For me, the Black crown has always been about rejection, assimilation, self-expression and acceptance. God bless my mama, but she made sure my tresses were dressed in plaits or in various ponytails while I was growing up. Even now I rock cornrows underneath my blond, curly crochet twists. My coils have never really known freedom. Now, my mama never directly told me that my strands needed to be tamed, but she ensured that they were “presentable” at all times.

Every weekend, after washing and blow-drying my hair, she’d heat up the hot comb to sizzle my kinky texture into submission. The Black mane continues to be a sensitive subject. Whether they’ve been touched by unwanted hands or spurned by employers, schools or strangers, our hair follicles are tired. The exhaustion goes beyond society’s rebuffing—it’s about the double standard of our hairstyles being accepted when they’re worn on non-Black heads yet frowned on when they adorn our own.

Black hair is not and will never be “just hair.” It’s wrapped up in our identity. That’s why when non-Black people sport their locks in ways that are widely considered to be derived from our culture, many of us get offended. Some people may see the act as a form of flattery, but there’s nothing flattering about this extreme imitation. The cultural significance of our strands disappears when others wear our looks as a style statement or trend.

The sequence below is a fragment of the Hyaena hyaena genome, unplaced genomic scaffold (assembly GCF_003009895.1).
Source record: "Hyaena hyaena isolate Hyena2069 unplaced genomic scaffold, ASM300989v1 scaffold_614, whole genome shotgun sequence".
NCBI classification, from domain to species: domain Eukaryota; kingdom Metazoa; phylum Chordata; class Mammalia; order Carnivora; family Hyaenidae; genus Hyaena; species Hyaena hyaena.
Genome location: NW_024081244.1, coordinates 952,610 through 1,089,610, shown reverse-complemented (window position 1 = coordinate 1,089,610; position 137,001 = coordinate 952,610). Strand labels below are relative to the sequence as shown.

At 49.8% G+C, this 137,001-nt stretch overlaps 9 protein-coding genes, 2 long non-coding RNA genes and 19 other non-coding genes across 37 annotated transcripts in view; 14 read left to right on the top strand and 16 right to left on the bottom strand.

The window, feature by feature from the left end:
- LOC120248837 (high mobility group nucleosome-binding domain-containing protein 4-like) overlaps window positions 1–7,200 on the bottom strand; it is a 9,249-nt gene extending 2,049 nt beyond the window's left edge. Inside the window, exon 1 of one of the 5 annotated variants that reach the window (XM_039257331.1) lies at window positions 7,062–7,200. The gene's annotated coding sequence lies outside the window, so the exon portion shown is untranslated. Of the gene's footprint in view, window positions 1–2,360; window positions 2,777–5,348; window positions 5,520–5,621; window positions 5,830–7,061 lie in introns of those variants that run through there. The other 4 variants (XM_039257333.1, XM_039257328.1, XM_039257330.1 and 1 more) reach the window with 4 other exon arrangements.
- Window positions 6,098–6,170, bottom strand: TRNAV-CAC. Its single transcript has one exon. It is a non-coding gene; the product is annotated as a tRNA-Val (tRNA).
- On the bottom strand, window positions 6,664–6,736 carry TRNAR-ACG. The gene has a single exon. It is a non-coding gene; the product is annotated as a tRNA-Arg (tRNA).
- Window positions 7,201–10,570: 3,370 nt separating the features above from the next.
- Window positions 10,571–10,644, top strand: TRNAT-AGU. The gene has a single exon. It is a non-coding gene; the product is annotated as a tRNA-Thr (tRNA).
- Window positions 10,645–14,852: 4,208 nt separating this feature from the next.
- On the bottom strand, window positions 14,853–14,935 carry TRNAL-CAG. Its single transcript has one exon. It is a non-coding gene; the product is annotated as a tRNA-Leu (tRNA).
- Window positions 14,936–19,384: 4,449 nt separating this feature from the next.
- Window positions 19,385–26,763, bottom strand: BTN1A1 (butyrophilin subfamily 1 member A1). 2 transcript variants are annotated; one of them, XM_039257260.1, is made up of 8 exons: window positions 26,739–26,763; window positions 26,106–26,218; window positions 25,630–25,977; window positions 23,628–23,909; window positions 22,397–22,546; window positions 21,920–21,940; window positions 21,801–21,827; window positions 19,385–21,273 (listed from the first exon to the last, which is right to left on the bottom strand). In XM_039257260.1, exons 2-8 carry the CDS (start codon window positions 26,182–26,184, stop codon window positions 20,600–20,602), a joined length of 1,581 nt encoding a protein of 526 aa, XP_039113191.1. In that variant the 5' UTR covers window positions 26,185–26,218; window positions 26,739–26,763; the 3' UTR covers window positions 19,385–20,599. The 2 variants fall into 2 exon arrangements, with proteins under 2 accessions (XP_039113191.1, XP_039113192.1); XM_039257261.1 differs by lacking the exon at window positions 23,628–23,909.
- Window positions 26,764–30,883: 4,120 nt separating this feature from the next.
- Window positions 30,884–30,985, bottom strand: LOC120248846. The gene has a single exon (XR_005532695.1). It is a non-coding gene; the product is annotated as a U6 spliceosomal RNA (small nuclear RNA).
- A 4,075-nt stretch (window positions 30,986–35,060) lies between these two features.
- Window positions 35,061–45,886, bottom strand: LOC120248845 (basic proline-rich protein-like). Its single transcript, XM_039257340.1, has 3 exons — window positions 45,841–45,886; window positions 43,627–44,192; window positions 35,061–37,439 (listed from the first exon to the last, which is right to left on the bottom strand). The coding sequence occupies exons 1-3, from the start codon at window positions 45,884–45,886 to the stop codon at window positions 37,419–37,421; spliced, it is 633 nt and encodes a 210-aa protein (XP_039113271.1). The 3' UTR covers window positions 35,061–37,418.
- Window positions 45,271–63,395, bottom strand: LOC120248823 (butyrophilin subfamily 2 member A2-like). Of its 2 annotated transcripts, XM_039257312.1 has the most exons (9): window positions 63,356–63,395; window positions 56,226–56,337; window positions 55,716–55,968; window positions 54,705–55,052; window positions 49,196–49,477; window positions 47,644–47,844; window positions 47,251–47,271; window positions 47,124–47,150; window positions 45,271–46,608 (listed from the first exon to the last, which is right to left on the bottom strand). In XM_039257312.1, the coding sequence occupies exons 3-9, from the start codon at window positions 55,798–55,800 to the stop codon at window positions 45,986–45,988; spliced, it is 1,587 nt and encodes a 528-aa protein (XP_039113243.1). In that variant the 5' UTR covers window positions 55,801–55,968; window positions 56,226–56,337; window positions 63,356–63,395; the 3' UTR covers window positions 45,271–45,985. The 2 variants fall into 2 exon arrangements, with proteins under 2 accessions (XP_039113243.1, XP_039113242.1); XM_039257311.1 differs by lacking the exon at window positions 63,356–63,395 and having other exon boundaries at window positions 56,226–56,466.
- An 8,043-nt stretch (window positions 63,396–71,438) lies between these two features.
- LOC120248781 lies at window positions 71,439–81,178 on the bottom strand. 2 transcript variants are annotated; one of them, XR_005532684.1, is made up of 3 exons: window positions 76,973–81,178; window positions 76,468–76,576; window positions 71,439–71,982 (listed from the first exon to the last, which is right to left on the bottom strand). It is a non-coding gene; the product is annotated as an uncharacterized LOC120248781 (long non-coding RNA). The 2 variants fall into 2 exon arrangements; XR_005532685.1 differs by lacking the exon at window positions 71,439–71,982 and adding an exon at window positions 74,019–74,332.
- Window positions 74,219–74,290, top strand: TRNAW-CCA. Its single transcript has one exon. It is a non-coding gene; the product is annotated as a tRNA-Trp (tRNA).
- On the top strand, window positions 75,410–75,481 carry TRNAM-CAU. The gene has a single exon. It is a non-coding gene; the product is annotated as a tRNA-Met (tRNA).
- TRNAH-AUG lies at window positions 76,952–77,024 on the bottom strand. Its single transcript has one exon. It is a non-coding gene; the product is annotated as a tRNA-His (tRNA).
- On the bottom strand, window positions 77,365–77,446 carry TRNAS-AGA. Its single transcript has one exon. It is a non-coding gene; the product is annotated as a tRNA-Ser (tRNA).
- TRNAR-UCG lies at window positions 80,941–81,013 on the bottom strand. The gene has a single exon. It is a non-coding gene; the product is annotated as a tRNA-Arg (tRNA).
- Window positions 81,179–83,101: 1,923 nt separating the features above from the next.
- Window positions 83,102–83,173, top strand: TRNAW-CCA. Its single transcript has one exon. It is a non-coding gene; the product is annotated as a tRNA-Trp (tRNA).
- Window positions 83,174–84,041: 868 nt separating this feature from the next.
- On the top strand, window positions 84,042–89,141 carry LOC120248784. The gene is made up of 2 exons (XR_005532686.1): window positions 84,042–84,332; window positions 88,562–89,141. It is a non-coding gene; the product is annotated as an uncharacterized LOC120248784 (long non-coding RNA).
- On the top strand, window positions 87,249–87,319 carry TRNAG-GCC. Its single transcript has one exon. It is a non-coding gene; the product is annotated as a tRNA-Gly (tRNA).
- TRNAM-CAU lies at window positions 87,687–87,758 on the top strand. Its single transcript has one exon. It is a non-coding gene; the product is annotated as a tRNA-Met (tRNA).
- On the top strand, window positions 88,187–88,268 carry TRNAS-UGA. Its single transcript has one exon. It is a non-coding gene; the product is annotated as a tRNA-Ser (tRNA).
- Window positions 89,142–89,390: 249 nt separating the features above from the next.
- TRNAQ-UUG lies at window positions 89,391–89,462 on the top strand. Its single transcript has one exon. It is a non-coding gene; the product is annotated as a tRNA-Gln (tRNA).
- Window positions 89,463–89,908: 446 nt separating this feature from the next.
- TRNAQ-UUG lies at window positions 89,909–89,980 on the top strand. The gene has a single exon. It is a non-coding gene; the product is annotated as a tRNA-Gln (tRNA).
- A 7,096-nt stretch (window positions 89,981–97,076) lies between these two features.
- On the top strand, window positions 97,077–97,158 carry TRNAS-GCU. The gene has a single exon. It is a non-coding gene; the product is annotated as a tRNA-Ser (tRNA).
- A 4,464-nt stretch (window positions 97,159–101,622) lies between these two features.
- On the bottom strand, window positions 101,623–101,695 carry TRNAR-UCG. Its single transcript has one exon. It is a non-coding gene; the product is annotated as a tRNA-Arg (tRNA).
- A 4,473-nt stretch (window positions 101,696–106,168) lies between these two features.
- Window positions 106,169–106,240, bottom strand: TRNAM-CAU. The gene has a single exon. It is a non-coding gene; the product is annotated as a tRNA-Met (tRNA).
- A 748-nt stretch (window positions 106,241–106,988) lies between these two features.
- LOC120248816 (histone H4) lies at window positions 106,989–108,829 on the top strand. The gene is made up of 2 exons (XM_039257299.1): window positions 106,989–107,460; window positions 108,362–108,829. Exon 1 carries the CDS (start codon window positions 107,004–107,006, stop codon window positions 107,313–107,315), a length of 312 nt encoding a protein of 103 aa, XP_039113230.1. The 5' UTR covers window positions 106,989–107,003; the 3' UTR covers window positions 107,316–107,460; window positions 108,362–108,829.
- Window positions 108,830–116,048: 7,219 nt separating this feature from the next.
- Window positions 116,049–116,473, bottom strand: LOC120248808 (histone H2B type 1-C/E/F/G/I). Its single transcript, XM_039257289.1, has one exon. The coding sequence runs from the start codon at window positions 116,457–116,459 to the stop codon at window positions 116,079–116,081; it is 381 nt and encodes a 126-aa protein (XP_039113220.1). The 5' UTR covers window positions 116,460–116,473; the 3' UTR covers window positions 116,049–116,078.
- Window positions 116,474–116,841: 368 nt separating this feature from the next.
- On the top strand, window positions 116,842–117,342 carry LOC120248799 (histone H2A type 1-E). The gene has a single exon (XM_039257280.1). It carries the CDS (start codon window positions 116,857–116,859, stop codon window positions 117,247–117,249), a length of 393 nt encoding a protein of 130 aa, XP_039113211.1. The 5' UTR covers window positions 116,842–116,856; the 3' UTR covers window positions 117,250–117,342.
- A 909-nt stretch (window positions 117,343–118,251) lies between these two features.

It is not prejudicial to have some feelings over non-Black people donning our hairstyles for fashion. For those ready to argue that it’s no big deal or that we should be happy to see our ethnic dos embraced by the masses, be aware that the way we rock our locks is about more than beautiful self-expression. With the natural hair movement continuing to impact society, it’s as though Black women are finally getting the chance to love our natural tresses fully for exactly what they are without backlash.

In America, hair discrimination bans are being enacted to protect those of us with Afros, braids and locs. The hairstyles have constantly been deemed unprofessional or unsightly by critics. Those who harbor racist beliefs often claim the styles are distracting, messy or unclean. But perhaps the biggest argument against Black hair appropriation and for the freedom to wear our hair the way we want goes back to the fact that we’ve had to survive centuries of oppression—slavery, Jim Crow, redlining and so on.

And we did so in the looks passed down from our ancestors, from those who toiled as slaves on plantations and from those who followed thereafter. Our ability to endure speaks to the resiliency of Blackness. And for as long as these hairstyles shall live, it’s only right that they stay on the heads of Black people.

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